Listening to the Needs of Local Farmers
Advocacy For local farmers, it’s hard to focus on the ins and outs of agriculture and also deal with the financial, legal and political concerns of their business. Farm advocates can help.
It surely isn’t news to any of us that the need to protect our food source is an essential one. And yet, not many are quite sure how to do that, at least on an immediate, local level. But some people are working together to make a difference. Farm advocates are a network of both business professionals and community members who focus on supporting our farmers in a variety of important ways.
Lending a hand
After the Farm Crisis of the 1980s — an economic crisis considered more severe for farmers than the Great Depression — a league of advocates was formed, who still exist to this day in order to “help connect farmers with social, legal, agricultural and financial resources and services,” according to the Rural Advancement Foundation International. Advocates help guide farmers through the financial, organizational and bureaucratic duties that they simply do not have time to research or complete on their own.
“‘There is always a need for education in order to figure out how the financial risks and farm management work within their farming lives...’”
“Farmers know their plants, soils, grass — but the financial end is another piece,” says Susie Marshall, executive director of the Texas Organic Farmers and Gardeners Association. “There is always a need for education in order to figure out how the financial risks and farm management work within their farming lives, and to find the right resources that work for them.”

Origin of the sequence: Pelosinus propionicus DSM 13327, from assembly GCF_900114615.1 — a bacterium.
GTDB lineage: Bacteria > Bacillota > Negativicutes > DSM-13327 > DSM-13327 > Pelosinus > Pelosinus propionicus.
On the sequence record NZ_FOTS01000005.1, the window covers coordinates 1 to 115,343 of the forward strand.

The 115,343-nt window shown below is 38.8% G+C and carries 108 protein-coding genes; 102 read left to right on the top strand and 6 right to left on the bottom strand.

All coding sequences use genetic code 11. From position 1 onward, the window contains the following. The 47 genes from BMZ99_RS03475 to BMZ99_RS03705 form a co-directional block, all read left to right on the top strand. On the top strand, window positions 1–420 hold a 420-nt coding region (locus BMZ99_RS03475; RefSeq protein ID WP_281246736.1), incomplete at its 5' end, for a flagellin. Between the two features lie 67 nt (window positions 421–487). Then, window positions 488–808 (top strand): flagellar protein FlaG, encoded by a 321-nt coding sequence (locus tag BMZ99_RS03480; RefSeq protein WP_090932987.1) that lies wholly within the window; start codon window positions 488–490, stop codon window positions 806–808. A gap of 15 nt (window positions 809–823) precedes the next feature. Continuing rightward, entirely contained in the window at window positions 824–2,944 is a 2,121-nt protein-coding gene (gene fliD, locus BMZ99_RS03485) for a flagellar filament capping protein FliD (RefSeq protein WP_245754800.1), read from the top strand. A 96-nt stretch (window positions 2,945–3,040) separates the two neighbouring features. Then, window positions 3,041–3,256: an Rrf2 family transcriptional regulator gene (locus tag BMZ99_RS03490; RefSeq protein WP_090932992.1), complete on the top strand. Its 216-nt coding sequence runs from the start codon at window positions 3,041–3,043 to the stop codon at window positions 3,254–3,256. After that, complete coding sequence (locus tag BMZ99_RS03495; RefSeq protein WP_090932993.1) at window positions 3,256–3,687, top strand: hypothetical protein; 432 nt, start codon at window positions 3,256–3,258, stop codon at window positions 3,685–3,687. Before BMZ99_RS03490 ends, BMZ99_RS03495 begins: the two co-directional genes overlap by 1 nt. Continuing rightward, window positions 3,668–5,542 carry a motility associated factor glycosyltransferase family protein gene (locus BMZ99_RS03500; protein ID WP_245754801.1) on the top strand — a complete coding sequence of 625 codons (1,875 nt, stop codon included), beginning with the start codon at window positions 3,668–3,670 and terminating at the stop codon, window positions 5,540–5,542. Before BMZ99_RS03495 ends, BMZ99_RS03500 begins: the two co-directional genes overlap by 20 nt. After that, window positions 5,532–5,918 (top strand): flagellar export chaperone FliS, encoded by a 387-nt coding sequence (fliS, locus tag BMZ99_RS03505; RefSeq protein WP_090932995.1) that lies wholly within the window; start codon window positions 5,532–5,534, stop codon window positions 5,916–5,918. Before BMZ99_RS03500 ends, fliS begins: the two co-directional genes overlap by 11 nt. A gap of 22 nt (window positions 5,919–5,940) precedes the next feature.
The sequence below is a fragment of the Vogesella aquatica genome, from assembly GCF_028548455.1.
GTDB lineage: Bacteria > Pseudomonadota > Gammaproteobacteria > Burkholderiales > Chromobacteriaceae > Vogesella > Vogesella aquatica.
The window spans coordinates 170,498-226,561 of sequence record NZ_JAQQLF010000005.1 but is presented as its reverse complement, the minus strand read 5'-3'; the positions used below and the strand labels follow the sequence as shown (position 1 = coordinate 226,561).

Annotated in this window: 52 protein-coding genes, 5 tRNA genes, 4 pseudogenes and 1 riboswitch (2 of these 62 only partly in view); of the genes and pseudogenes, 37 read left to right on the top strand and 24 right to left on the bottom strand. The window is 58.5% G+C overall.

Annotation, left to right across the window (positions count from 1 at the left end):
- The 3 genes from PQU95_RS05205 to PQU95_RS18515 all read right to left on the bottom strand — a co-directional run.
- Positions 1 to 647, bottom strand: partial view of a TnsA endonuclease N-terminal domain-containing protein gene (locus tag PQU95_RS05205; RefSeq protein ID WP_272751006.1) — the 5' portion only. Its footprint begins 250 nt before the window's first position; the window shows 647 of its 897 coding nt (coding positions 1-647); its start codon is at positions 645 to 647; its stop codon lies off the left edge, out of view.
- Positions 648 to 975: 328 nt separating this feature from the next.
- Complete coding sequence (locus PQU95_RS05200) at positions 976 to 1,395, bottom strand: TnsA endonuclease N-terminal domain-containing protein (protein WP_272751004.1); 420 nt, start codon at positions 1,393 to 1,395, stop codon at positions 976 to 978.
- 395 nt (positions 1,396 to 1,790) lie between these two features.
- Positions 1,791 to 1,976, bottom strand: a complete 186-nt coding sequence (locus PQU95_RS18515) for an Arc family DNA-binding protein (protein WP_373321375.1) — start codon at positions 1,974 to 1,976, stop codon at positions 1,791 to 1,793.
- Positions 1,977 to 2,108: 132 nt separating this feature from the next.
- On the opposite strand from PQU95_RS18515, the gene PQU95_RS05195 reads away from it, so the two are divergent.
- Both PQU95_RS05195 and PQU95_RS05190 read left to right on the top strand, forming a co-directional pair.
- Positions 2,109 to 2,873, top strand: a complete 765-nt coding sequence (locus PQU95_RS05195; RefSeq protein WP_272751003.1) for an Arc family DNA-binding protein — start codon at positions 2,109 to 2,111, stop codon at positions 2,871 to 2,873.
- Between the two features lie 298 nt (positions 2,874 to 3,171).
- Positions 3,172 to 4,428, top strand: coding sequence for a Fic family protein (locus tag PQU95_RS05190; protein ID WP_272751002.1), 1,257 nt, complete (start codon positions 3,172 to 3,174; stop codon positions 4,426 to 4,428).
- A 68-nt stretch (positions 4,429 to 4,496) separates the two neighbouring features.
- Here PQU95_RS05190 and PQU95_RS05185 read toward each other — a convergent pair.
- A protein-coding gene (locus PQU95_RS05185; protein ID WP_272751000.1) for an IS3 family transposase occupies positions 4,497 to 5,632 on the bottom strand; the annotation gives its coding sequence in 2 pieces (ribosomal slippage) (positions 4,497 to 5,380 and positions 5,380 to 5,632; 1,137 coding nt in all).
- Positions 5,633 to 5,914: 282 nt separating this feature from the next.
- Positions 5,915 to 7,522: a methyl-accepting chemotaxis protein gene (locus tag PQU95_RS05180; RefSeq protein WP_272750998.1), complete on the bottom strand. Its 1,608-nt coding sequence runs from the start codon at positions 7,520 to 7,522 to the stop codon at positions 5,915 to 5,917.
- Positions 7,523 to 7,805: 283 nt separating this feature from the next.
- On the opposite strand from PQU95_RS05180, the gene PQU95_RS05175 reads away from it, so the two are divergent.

Finding a voice
As a farm advocate, Marshall focuses on connecting farmers with government resources that they may not have otherwise known they could benefit from. Marshall emphasizes the importance of leading workshops and developing relationships within the community. And one of the best ways to do that is by providing a voice.
“We’ve got to have people speaking up for the needs of farmers,” says Marshall. She recommends contacting your city council, county health department and state legislatures to help emphasize and communicate farmers’ needs based on your region.
Each of us can support a local farmer by shopping from our farmers markets when possible, joining a CSA, and by simply reaching out. When you visit the market, ask questions about their needs, the struggles they’re facing and how you can support them. Communication is the key.